Un site Web adapté aux mobiles est optimisé pour être visualisé sur le navigateur mobile (par exemple, Chrome sur Android ou Safari sur iPhone). Un Android natif (iPhone ou application Windows Mobile) est une application qui peut être téléchargée sur les marchés mobiles (Qwanturank Play ou Apple Store). Je couvrirai cela avec plus de détails dans un autre article, mais à des fins de référencement, vous devez fournir une version adaptée aux mobiles pour vos utilisateurs via les navigateurs mobiles.
Mise à jour: La meilleure façon d'aborder le référencement mobile est d'adopter une conception de site Web réactive . Il existe de nombreux avantages en termes de référencement et de convivialité.

  1. Plan du site utilisateur
Un plan du site est une liste de tous les articles / pages de votre site Web. Vous avez besoin de 2 types de sitemaps. Tout d'abord, un plan du site XML à soumettre à Qwanturank , Bing et à d'autres moteurs de recherche, puis un plan du site HTML pour aider les visiteurs à trouver votre contenu plus facilement.

Il est recommandé de placer un lien vers votre plan du site utilisateur à partir du menu principal.

Plan du site XML (pour les moteurs de recherche)

En fonction de votre plateforme de blogs, vous pouvez utiliser des plugins pour créer et mettre à jour le plan du site de votre site Web. Vu dans le navigateur, il ressemble à ceci:

Plan du site XML
Plan du site XML
Plan du site HTML (pour les utilisateurs)

Le plan du site de l'utilisateur doit fournir des liens vers tous (ou vers les pages les plus importantes de votre site). Il peut également regrouper les publications par auteur, date, catégorie, etc. Son objectif est d'aider l'utilisateur à trouver des informations sur votre site plus facilement et plus rapidement. Mon plan du site utilisateur ressemble à ceci:

Exemple de sitemap HTML utilisateur
Exemple de sitemap HTML utilisateur
12. Le contenu est toujours roi
Pour que les conseils ci-dessus fonctionnent, vous devez d'abord et avant tout avoir un bon contenu sur votre site Web.

Le contenu est toujours roi et un site Web avec un bon contenu original et de qualité peut faire mieux à long terme (avec ou sans SEO) qu'un site Web optimisé en SEO mais avec un contenu moins bon.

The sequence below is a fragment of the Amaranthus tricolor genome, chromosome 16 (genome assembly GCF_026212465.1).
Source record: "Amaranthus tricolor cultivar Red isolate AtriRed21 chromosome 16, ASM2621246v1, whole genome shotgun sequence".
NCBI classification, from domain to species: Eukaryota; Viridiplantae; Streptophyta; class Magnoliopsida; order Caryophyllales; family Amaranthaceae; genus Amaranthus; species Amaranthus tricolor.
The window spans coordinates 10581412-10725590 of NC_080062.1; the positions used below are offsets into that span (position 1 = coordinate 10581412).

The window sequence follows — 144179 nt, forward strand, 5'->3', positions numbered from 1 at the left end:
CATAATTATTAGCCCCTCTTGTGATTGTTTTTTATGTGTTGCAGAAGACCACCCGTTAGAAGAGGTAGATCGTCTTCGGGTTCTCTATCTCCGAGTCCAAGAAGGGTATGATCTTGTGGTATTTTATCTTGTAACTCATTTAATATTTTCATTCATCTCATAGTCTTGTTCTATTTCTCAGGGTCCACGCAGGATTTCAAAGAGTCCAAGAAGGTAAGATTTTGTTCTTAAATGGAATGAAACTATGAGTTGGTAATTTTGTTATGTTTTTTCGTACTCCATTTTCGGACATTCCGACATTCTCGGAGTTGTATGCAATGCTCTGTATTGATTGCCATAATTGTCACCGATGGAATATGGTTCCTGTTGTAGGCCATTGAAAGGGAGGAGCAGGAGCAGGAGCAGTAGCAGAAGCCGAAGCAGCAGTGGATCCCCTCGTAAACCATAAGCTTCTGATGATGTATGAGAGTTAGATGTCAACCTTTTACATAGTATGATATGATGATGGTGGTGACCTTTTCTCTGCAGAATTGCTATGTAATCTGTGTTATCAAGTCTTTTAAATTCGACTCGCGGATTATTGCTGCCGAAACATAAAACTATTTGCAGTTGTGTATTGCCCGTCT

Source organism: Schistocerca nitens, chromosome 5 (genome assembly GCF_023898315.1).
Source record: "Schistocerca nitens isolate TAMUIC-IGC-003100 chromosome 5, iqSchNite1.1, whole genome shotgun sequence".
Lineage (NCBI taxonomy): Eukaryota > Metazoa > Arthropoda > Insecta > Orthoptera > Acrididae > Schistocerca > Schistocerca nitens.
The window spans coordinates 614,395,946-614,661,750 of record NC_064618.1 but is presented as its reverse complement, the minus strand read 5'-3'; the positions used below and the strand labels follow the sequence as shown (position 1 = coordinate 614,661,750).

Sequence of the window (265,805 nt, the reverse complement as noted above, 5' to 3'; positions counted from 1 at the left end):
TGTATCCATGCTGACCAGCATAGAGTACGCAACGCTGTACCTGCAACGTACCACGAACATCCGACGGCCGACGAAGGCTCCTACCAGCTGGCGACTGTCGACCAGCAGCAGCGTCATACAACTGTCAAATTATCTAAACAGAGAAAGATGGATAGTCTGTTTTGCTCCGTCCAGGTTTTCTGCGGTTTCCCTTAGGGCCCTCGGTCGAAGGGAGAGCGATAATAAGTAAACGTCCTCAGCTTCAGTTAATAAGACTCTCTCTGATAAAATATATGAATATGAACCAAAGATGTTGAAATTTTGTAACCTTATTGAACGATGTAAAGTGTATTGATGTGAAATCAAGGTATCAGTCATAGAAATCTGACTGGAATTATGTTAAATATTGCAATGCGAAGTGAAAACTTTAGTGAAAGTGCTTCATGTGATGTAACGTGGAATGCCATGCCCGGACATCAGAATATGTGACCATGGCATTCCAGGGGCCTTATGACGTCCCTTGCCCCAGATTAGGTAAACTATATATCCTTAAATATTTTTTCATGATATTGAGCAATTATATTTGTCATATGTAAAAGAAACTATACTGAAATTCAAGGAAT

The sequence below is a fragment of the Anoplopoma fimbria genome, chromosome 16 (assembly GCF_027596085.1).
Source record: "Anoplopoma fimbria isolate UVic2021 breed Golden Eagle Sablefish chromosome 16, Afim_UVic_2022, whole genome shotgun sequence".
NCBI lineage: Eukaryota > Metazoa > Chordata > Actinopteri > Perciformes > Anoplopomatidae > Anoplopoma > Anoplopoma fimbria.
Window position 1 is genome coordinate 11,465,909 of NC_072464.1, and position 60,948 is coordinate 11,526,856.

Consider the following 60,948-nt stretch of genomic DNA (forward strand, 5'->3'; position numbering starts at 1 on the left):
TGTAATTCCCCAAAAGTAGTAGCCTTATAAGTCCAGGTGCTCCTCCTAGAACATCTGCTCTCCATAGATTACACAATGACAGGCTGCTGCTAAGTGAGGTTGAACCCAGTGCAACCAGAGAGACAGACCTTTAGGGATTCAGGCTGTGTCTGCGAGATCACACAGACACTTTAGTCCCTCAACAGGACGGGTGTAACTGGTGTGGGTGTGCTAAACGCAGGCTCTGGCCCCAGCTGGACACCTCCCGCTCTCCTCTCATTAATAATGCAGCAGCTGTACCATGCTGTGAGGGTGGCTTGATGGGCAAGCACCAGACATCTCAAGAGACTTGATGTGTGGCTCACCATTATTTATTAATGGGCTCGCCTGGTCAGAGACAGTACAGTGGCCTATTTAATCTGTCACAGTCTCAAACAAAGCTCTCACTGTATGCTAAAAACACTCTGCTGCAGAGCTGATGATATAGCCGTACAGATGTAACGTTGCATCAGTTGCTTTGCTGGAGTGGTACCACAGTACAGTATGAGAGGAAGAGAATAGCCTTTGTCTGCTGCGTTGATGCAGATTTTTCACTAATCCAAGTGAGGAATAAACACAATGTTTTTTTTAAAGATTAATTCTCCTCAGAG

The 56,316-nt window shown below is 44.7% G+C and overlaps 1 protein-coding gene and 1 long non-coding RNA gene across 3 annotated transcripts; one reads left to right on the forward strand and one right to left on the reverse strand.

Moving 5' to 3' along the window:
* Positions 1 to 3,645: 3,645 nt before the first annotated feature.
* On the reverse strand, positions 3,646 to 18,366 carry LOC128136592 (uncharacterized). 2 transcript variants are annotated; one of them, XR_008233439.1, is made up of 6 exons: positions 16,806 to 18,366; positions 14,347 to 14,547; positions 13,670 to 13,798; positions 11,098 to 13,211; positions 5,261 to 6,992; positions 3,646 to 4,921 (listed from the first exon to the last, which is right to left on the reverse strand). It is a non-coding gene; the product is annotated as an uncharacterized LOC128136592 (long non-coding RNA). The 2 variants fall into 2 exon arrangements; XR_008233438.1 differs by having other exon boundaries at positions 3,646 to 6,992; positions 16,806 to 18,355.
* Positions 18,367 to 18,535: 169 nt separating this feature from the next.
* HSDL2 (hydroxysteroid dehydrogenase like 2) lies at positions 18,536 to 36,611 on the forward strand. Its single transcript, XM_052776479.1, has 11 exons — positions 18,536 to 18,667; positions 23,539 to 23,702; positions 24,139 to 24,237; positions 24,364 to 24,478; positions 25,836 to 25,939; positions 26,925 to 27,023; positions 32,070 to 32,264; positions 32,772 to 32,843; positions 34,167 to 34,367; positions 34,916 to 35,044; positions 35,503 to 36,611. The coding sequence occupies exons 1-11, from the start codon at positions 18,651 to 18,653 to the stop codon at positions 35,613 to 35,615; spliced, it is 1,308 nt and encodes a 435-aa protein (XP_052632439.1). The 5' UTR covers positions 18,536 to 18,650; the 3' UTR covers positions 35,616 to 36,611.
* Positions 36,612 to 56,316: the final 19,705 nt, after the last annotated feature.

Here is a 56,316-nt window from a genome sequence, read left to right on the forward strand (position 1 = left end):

Qu'est-ce qu'un bon contenu?

Lorsque les gens recherchent sur Qwanturank, Yahoo ou Bing, ils recherchent essentiellement une réponse à une question. Un bon contenu est un article ou une page qui répond à cette question.

Comment savoir si mon contenu est bon?

Il existe deux façons simples de comprendre si votre contenu est utile.

Tout d'abord, vous pouvez vérifier vos analyses et en particulier le temps passé par les utilisateurs sur une page. Un lecteur restera plus longtemps sur la page si le contenu est bon et secondera le nombre de partages sur les réseaux sociaux (Facebook likes, tweets, etc.).

C'est en fait un très bon moyen de comprendre ce que les utilisateurs veulent et le type de contenu à fournir sur votre site Web ou votre blog.

Comment écrire un bon contenu?

Il n'y a pas de réponse simple à cette question, mais les directives suivantes peuvent vous mettre dans la bonne direction:

Assurez-vous que votre contenu offre ce qui a été promis dans le titre. Si, par exemple, votre titre est «Comment perdre 15 livres de graisse», assurez-vous que votre message fournit une description précise (ou des étapes) que quelqu'un peut suivre pour obtenir le résultat souhaité.
Vérifiez votre texte pour les fautes de frappe, les fautes d'orthographe et de grammaire.
Mettez en forme votre texte (comme expliqué dans l'astuce 8 ci-dessus)
Fournissez des liens dans votre contenu (le cas échéant) vers d'autres pages de votre site (ou d'autres sites) pour obtenir plus d'informations.
Inclure des références de recherches ou d'études établies (le cas échéant) pour prouver que ce que vous dites ou suggérez est correct.
Quantité VS qualité

Beaucoup de gens me demandent souvent «combien de temps (en mots) dois-je faire mes messages?» Vous devez comprendre qu'il n'y a pas de réponse unique qui convient à tous les usages. Cela dépend grandement du type de message et du sujet.

Par exemple, le message que vous lisez actuellement compte plus de 4 000 mots, car il s'agit d'un vaste sujet. Afin d'expliquer à quelqu'un les règles de base du référencement, j'ai dû faire le post aussi longtemps.

Si, par exemple, vous écrivez sur les bienfaits du chocolat noir, vous n'aurez sûrement pas besoin d'écrire autant.

C'est exactement là que la quantité et la qualité se mettent en place. Il est préférable d'écrire un article de qualité sans compter les mots plutôt qu'un long article hostile dans le but de fournir plus de mots.

Le point de vue officiel de Qwanturank sur la longueur du contenu est très clair: un contenu court peut être utile et bien classé .

Qu'est-ce que Qwanturank considère comme un bon contenu?

Quelques semaines après la sortie de Penguin, Qwanturank a publié un ensemble de critères pour accéder à la qualité d'un site Web. Parmi les lignes directrices suggérées, elles comprenaient quelques questions à poser après avoir terminé un post, pour vous aider à déterminer la qualité de votre travail.